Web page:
All obstacles cleared for undersea Baltic pipe

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The Nord Stream gas pipeline, which aims to bring Siberian gas directly to Germany, bypassing all "problematic" Russian neighbours, was awarded its final building permit today (12 February). Construction is due to begin in April, the consortium announced.

A Finnish 'water permit' was the final authorisation required before construction can begin of the 1,223-kilometre pipeline, which will stretch under the Baltic Sea.

The project had already received all the permits required from the four other countries whose territorial waters or exclusive economic zones the pipeline will cross: Russia, Sweden, Denmark and Germany. 

"This is the culmination of four years of intensive studies, consultations and dialogue with the authorities, experts, stakeholders and the public in Finland and other countries through the Baltic Sea region," Nord Stream Managing Director Matthias Warnig said in a statement.

The first gas will be transported through the pipeline at the end of 2011, the statement said.

'Clean' project

Warnig thanked the authorities and stakeholders for their contribution to helping find solutions to the many environmental challenges posed by the pipeline to the Baltic Sea ecosystem. "Their support has enabled us to develop this key European energy infrastructure project to world-class safety and environmental standards," Warnig pointed out.

Sebastian Sass, head of Nord Stream's EU representation, recently told EURACTIV that the safety standards of the project were sound, as demonstrated by the green light given by countries like Denmark, which is very sensitive to environmental issues (EURACTIV 22/10/09).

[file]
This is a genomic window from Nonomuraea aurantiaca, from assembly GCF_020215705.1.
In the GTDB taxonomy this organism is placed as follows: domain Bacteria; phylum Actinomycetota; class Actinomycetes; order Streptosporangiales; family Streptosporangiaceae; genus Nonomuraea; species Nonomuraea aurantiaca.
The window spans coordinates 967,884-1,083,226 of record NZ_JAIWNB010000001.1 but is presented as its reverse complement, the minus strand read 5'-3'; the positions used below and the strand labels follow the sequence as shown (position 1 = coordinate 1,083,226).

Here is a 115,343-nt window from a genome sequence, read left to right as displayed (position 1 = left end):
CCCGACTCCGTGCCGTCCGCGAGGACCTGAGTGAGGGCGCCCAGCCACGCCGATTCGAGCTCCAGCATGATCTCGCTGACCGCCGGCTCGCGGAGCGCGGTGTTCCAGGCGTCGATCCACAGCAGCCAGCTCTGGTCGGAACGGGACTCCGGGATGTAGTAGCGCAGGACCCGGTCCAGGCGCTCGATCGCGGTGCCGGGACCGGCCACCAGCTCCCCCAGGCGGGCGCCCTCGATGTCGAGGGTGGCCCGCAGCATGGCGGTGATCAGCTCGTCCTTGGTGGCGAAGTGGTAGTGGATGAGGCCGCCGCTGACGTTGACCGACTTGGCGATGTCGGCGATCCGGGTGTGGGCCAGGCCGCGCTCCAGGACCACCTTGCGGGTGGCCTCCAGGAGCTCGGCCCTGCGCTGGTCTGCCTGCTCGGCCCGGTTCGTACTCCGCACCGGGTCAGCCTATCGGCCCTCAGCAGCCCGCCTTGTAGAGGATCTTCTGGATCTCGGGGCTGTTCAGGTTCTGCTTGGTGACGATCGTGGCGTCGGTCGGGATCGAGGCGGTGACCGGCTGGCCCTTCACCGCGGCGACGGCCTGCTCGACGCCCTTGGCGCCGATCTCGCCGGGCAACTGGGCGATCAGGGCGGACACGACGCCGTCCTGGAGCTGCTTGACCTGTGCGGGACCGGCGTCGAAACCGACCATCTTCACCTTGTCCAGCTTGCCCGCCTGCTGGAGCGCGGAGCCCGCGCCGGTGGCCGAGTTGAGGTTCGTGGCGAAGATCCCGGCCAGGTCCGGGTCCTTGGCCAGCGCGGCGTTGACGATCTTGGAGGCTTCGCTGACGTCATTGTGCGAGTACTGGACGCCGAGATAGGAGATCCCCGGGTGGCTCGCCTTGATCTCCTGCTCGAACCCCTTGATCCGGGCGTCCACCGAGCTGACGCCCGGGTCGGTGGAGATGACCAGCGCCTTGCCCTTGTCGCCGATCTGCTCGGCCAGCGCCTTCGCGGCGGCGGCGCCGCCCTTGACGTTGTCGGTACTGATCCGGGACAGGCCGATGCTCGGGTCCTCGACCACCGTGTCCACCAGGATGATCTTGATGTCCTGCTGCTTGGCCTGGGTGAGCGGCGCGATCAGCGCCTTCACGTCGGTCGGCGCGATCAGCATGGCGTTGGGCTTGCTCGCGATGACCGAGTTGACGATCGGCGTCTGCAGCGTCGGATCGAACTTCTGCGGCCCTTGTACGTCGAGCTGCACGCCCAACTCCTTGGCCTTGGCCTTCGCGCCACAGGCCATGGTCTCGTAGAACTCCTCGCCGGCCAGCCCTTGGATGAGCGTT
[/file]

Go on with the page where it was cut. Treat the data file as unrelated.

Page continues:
Nord Stream was happy to be able to have produced the largest Baltic Sea environmental study in history, he said. 

According to the official, Sweden and Finland will benefit from the fact that this form of gas transportation is much more secure than others. If the same amount were to be transported in LNG tankers, it would fill 600 tankers a year, he said.

Paradoxically, no permission is needed for LNG tankers, despite the fact that the risks posed by such transport are higher, he explained. 

Germany, Denmark and Russia will also benefit from transit fees, as the pipe runs through their territorial waters. Sweden and Finland will not, as in their cases the pipe runs through their exclusive economic zones. According to international law no transit duties can be imposed there.

Nord Stream is a planned natural gas pipeline travelling 1,223 kilometres between Vyborg, Russia, and Greifswald, Germany, under the Baltic Sea. Nord Stream is designed to transport up to 55 billion cubic metres of gas per year, enough to supply more than 25 million households. 

Nord Steam is a joint project by four major companies: Gazprom, BASF/Wintershall Holding AG, E.ON Ruhrgas AG and N.V. Nederlandse Gasunie. Gazprom leads the consortium with a 51% stake. 

The pan-European nature of the pipeline is underscored by its status as a project under the EU's trans-European networks energy guidelines. This status was confirmed in 2006. The total budget of Nord Steam is 7.4 billion euros, which makes it one of the largest privately-financed infrastructure projects ever attempted. 

On 20 October 2009 Denmark became the first country to grant a construction permit for the pipeline (EURACTIV 22/10/09), followed by Sweden and Finland on 5 November. Russia granted its permission on 18 December, and Germany agreed to allow a section of the pipeline to cross its economic zone on 28 December.

The project is seen as controversial in several countries, including Sweden, Poland and the Baltic states (EURACTIV 11/01/10).

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